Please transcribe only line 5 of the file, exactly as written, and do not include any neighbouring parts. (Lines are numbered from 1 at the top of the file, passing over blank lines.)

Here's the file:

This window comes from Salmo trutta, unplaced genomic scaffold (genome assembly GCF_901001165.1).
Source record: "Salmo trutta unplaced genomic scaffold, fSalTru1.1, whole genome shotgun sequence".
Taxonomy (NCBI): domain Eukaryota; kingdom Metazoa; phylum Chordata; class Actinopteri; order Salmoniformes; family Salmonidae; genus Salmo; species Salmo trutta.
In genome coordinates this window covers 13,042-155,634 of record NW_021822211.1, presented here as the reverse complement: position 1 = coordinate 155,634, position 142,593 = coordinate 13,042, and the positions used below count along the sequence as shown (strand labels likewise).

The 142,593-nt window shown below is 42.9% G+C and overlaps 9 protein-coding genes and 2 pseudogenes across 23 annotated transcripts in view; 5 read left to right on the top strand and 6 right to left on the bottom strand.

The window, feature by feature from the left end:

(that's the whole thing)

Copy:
The 142,593-nt window shown below is 42.9% G+C and overlaps 9 protein-coding genes and 2 pseudogenes across 23 annotated transcripts in view; 5 read left to right on the top strand and 6 right to left on the bottom strand.